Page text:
Japan to declare coronavirus emergency, launch $990 billion stimulus

Japan’s Prime Minister Shinzo Abe must seek formal advice from a panel of experts before deciding to go ahead and declare the emergency. (AFP)
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Updated 06 April 2020

Japan to declare coronavirus emergency, launch $990 billion stimulus

  • More than 3,500 people have tested positive for the coronavirus in Japan and 85 have died
  • Numbers keep rising with particular alarm over the spread in Tokyo, which has more than 1,000 cases

TOKYO: Japan is to impose a state of emergency in Tokyo and six other prefectures as early as Tuesday to try to stop the coronavirus, the prime minister said, with the government preparing a $990 billion stimulus package to soften the economic blow.
More than 3,500 people have tested positive for the coronavirus in Japan and 85 have died — not a huge outbreak compared with some hot spots. But the numbers keep rising with particular alarm over the spread in Tokyo, which has more than 1,000 cases, including 83 new ones on Monday.
“Given the state of crisis on the medical front, the government was advised to prepare to declare the state of emergency,” Prime Minister Shinzo Abe told reporters.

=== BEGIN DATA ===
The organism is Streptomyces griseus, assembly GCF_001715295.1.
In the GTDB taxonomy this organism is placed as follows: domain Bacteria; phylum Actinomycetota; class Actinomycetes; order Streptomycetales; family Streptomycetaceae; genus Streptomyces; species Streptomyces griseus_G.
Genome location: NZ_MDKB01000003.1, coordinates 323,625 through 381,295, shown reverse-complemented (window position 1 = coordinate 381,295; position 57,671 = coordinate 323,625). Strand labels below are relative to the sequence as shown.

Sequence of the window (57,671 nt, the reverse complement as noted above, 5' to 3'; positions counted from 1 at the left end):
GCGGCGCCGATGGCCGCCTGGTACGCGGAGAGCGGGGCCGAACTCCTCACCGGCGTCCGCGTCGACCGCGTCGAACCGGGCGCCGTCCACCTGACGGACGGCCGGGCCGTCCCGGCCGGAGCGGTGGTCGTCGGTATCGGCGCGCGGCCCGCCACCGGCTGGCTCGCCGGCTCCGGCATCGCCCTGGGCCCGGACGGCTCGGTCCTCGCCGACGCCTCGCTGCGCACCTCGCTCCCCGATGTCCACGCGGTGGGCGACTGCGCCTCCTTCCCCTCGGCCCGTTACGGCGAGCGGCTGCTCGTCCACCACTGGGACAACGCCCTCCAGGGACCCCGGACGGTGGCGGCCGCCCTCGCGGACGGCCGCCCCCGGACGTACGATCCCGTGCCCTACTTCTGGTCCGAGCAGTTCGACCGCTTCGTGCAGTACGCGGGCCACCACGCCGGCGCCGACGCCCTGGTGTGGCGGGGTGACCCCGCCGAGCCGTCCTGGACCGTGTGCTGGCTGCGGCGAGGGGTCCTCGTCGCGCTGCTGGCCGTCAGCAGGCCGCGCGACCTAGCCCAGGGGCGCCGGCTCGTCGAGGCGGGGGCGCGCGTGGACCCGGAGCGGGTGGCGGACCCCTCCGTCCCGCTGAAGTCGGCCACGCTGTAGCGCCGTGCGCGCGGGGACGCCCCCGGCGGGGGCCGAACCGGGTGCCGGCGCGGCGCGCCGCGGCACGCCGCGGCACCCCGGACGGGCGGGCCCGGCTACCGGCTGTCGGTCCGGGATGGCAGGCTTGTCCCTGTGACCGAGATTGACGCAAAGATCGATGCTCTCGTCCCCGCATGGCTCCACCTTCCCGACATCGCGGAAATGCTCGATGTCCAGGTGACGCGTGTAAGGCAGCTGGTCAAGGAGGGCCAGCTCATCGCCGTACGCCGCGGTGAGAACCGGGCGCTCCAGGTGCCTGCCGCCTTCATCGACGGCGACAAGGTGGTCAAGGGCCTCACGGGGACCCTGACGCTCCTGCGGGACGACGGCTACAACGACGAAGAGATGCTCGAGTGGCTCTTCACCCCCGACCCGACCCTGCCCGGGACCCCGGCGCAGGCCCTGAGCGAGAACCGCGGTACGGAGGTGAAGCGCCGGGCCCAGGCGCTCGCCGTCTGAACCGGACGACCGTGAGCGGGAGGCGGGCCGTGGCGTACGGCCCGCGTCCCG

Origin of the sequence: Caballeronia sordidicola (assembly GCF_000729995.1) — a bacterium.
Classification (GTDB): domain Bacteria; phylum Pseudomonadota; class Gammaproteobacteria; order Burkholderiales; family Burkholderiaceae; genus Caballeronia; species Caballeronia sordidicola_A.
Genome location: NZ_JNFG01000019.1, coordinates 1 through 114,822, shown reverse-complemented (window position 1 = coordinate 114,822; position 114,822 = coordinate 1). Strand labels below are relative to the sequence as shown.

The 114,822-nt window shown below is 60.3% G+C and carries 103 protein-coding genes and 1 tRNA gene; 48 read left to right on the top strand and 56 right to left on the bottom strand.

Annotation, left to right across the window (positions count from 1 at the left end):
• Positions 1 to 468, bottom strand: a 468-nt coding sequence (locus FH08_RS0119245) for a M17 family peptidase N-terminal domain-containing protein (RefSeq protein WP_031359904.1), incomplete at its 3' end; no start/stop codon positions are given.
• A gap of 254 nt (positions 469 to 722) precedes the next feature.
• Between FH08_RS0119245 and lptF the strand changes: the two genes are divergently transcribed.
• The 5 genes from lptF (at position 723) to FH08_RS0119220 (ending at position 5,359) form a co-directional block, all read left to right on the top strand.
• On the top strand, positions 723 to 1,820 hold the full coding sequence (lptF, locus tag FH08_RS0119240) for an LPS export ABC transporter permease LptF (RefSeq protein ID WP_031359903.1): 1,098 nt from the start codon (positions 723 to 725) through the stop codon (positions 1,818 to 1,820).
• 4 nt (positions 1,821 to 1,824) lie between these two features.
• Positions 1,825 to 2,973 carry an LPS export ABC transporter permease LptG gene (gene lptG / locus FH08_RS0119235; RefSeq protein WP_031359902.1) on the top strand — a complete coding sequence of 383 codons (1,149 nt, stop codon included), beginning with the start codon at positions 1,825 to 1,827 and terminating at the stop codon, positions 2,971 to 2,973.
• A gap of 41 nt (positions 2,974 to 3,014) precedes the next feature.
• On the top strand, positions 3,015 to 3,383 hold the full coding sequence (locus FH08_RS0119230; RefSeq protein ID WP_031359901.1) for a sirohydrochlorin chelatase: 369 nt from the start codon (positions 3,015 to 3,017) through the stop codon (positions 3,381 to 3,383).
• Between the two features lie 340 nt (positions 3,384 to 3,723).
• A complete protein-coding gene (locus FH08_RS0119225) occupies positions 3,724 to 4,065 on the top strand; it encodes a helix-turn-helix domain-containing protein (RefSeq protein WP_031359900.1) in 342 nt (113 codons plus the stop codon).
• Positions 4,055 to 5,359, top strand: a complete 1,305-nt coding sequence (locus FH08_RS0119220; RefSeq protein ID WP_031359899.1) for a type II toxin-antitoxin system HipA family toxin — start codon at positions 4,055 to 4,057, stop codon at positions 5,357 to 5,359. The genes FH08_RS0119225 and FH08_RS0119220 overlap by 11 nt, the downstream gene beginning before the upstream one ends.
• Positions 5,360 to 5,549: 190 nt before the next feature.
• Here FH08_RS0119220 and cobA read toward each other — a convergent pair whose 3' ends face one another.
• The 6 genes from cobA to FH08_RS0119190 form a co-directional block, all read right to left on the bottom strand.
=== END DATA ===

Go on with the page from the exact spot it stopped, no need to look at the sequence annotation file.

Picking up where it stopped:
An emergency, which Abe said would last about a month, will give governors authority to call on people to stay at home and businesses to close, but will not be as restrictive as lockdowns in some other countries.
In most cases, there will be no penalties for ignoring requests to stay at home, and enforcement will rely more on peer pressure and respect for authority.
Pressure had been mounting on the government to take the step although Abe had voiced concern about being too hasty, given the restrictions on movement and businesses it would entail.
Abe also said the government has decided to launch a stimulus package of about 108 trillion yen, including more than 6 trillion yen for cash payouts to households and small businesses and 26 trillion yen to allow deferred social security and tax payments.
It was not immediately clear how much of that package would be new government spending.
“The government wants to help businesses continue and protect jobs,” Abe said.
An emergency appears to have public support. In a poll published on Monday by JNN, run by broadcaster TBS, 80 percent of those surveyed said Abe should declare it while 12 percent said it was not necessary. His approval rating fell by 5.7 points from last month to 43.2 percent, the survey showed.